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Look | Protesters Return to Occupy Zuccotti Park

Tuesday, November 15, 2011

(Spencer Platt/Getty)

Hundreds of protesters returned to Zuccotti Park early Tuesday evening, about an hour after a ruling by Manhattan Supreme Court ruled that they could legally return to the park. Police cleared a path at the north and south ends of the park and a steady stream of protesters filed in to cheers and applause.

Allison Joyce/Getty

The sun rises on Zuccotti Park on November 16, 2011 in New York City. Police had removed the protesters from the park early Tuesday.

Kathleen Horan/WNYC

A sparsely Zuccotti Park, the day after it was cleared of the Occupy Wall Street encampment and cleaned.

Spencer Platt/Getty

An Occupy Wall Street protester empties a container of a tent before he can enter Zuccotti Park a day after it was cleared of the Occupy Wall Street camp.

Alex Goldmark/WNYC

Weary protesters retake Zucotti Park without tents, sleeping bags, tarps or trash cans.

Alex Goldmark/WNYC

Protesters weren't the only ones at the park, private security guards were also present.

Police officers letting protesters back into Zuccotti Park.
Stephen Nessen/WNYC

Police officers letting protesters back into Zuccotti Park early Tuesday evening.

Protesters chanting in Zuccotti Park after being allowed back in.
Stephen Nessen/WNYC

Protesters chanting in Zuccotti Park after being allowed back in.

Hundreds of police re-entered Zuccotti Park and were greeted by hundreds of officer and community affairs officers on Tuesday.
Stephen Nessen/WNYC

Hundreds of police re-entered Zuccotti Park and were greeted by hundreds of officer and community affairs officers on Tuesday.

Members of Code Pink set up a table soon after returning to Zuccotti Park.
Stephen Nessen/WNYC

Members of Code Pink set up a table soon after returning to Zuccotti Park.

Man reading n + 1's Occupy Wall Street broadsheet in Zuccotti Park after returning on Tuesday, following a court injunction.
Stephen Nessen/WNYC

Man reading n + 1's Occupy Wall Street broadsheet in Zuccotti Park after returning on Tuesday, following a court injunction.

Officers clearing a path for protesters to enter and leave at the north and south ends of the park, after a judge ruled the Zuccotti Park Occupy Wall Street protesters could return.
Stephen Nessen/WNYC

Officers clearing a path for protesters to enter and leave at the north and south ends of the park, after a judge ruled the Zuccotti Park Occupy Wall Street protesters could return.

Occupy Wall Street protesters already back at work creating new signs, after being allowed to return to Zuccotti Park Tuesday evening.
Stephen Nessen/WNYC

Occupy Wall Street protesters already back at work creating new signs, after being allowed to return to Zuccotti Park Tuesday evening.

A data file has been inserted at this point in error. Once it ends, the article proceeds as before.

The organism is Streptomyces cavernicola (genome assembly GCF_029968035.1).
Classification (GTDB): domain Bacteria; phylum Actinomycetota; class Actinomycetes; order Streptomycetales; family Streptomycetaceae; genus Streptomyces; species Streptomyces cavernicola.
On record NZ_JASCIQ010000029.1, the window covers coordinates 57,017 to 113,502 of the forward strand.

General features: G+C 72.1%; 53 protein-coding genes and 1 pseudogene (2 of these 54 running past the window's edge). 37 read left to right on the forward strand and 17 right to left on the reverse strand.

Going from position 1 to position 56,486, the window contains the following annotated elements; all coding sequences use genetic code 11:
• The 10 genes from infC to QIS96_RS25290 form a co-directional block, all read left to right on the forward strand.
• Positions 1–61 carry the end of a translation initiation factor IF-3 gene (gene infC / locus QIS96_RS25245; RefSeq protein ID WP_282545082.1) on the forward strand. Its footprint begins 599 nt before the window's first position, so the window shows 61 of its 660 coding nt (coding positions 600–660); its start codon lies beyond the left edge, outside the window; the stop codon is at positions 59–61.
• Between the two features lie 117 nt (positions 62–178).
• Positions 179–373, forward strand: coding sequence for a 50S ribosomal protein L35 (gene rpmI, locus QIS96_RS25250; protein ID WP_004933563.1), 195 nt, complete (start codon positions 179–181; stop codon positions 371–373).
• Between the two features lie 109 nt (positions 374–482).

An officer guarding Zuccotti Park, minutes before protesters flooded back in, Occupy Wall Street
Stephen Nessen/WNYC

An officer guarding Zuccotti Park, minutes before protesters flooded back in.

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Comments [3]

I honestly do not see how OWS is not well organized. You do realize that they organized a GLOBAL protest, uniting people on every continent to stop corporate influence on politics. I can't emphasize that enough... GLOBAL... To say they are not organized is just a display of ignorance and a lack of research. The same applies to not knowing their goals. They are also EMPLOYED, which is why they have cell phones. I think the misunderstanding here is that the people at OWS care about the homeless and have been actively trying to help them on a daily basis, this does not mean that EVERYONE participating is jobless and without means. The blind generalizations of the OWS movement are driving me nuts. These people are trying to help in every way they can and make a better world happen. I don't understand the negativity directed towards them.

Nov. 16 2011 10:54 AM

OWS does not have a "right" to break laws. Better to look towards your doppelganger - the so-called "tea Party".
They are better organized and in control of their narrative. OWS lost control of it's narrative because it was never focused. You should thank the good mayor for pushing you sissies to the brink. In other words "man up", and get a strong message you can focus peoples' attention in a single sound bite. The cute "chanting general assembly" thing is boring, silly and irritating.
Occupy will either die or flourish. As one of the 1% who happens to agree with one of your OWS' core messages, the disparity in wealth, I witnessed stupid suggestions and non-starter, tired ideas like"debt forgiveness", or "abolish property rights" when I visited the Zucotti encampment. Actually, most folks there seemed pretty well off to judge by their attire and tech gadgets, but that's a discussion for another day.

Nov. 16 2011 06:19 AM
Brandt Hardin

The actions today by New York official violated nearly every freedom our Founding Fathers entrusted Americans with. This is a shameful and sad day for our country. Freedom of Speech and Freedom of Assembly are being denied to these protesters. Freedom of Press was even muffled in the early hours of the morning as no reporters or even lawyers for the movement were allowed near the raids. Despite all of this and the abuse endured from Fascist Police Forces country wide, the movement continues even this evening in NYC. Stand tall and voice your opinions with the Occupy group. You can learn more, see political art and get informed at http://dregstudiosart.blogspot.com/2011/09/occupywallstreet.html

Nov. 15 2011 08:27 PM

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